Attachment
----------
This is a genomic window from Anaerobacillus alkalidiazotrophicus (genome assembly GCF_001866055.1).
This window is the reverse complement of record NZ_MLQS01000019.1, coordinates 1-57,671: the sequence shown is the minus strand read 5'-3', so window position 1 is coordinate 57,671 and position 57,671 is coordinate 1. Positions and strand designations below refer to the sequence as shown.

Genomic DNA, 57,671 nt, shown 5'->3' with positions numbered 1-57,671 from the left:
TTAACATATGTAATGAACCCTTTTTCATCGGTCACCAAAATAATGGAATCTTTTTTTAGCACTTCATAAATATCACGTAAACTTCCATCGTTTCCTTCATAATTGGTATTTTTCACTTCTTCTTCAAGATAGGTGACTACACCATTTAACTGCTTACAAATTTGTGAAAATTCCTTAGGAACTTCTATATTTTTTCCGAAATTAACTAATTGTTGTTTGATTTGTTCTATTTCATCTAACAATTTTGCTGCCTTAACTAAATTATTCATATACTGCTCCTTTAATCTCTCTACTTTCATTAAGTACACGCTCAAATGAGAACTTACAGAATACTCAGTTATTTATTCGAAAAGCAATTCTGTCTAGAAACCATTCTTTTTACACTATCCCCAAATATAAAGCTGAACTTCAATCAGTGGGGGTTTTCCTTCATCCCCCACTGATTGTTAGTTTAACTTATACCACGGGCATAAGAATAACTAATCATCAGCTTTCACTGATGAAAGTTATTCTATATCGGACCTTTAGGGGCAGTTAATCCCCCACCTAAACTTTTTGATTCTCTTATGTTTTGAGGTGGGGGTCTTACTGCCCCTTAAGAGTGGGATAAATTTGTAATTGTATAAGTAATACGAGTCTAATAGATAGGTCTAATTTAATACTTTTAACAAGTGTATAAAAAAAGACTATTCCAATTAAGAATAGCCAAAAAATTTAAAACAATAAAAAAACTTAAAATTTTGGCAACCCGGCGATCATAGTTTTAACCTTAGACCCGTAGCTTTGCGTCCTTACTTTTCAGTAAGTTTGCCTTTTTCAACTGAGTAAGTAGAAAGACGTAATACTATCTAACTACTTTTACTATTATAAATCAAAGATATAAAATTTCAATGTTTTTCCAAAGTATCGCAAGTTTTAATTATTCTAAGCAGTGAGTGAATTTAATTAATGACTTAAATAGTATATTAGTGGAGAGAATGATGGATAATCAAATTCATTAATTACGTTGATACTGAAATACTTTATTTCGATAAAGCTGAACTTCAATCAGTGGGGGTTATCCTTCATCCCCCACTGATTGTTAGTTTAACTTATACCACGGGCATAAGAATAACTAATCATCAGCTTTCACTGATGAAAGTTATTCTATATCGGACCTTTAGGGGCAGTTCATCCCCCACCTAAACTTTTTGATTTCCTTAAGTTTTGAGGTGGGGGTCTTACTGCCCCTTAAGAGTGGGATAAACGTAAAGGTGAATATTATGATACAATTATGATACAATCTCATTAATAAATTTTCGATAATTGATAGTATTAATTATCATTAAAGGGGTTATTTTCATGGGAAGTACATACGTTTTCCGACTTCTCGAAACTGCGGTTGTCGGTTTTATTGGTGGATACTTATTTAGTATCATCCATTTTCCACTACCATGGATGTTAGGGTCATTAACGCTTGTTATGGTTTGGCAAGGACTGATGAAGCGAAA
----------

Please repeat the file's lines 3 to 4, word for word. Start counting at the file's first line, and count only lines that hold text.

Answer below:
Genomic DNA, 57,671 nt, shown 5'->3' with positions numbered 1-57,671 from the left:
TTAACATATGTAATGAACCCTTTTTCATCGGTCACCAAAATAATGGAATCTTTTTTTAGCACTTCATAAATATCACGTAAACTTCCATCGTTTCCTTCATAATTGGTATTTTTCACTTCTTCTTCAAGATAGGTGACTACACCATTTAACTGCTTACAAATTTGTGAAAATTCCTTAGGAACTTCTATATTTTTTCCGAAATTAACTAATTGTTGTTTGATTTGTTCTATTTCATCTAACAATTTTGCTGCCTTAACTAAATTATTCATATACTGCTCCTTTAATCTCTCTACTTTCATTAAGTACACGCTCAAATGAGAACTTACAGAATACTCAGTTATTTATTCGAAAAGCAATTCTGTCTAGAAACCATTCTTTTTACACTATCCCCAAATATAAAGCTGAACTTCAATCAGTGGGGGTTTTCCTTCATCCCCCACTGATTGTTAGTTTAACTTATACCACGGGCATAAGAATAACTAATCATCAGCTTTCACTGATGAAAGTTATTCTATATCGGACCTTTAGGGGCAGTTAATCCCCCACCTAAACTTTTTGATTCTCTTATGTTTTGAGGTGGGGGTCTTACTGCCCCTTAAGAGTGGGATAAATTTGTAATTGTATAAGTAATACGAGTCTAATAGATAGGTCTAATTTAATACTTTTAACAAGTGTATAAAAAAAGACTATTCCAATTAAGAATAGCCAAAAAATTTAAAACAATAAAAAAACTTAAAATTTTGGCAACCCGGCGATCATAGTTTTAACCTTAGACCCGTAGCTTTGCGTCCTTACTTTTCAGTAAGTTTGCCTTTTTCAACTGAGTAAGTAGAAAGACGTAATACTATCTAACTACTTTTACTATTATAAATCAAAGATATAAAATTTCAATGTTTTTCCAAAGTATCGCAAGTTTTAATTATTCTAAGCAGTGAGTGAATTTAATTAATGACTTAAATAGTATATTAGTGGAGAGAATGATGGATAATCAAATTCATTAATTACGTTGATACTGAAATACTTTATTTCGATAAAGCTGAACTTCAATCAGTGGGGGTTATCCTTCATCCCCCACTGATTGTTAGTTTAACTTATACCACGGGCATAAGAATAACTAATCATCAGCTTTCACTGATGAAAGTTATTCTATATCGGACCTTTAGGGGCAGTTCATCCCCCACCTAAACTTTTTGATTTCCTTAAGTTTTGAGGTGGGGGTCTTACTGCCCCTTAAGAGTGGGATAAACGTAAAGGTGAATATTATGATACAATTATGATACAATCTCATTAATAAATTTTCGATAATTGATAGTATTAATTATCATTAAAGGGGTTATTTTCATGGGAAGTACATACGTTTTCCGACTTCTCGAAACTGCGGTTGTCGGTTTTATTGGTGGATACTTATTTAGTATCATCCATTTTCCACTACCATGGATGTTAGGGTCATTAACGCTTGTTATGGTTTGGCAAGGACTGATGAAGCGAAA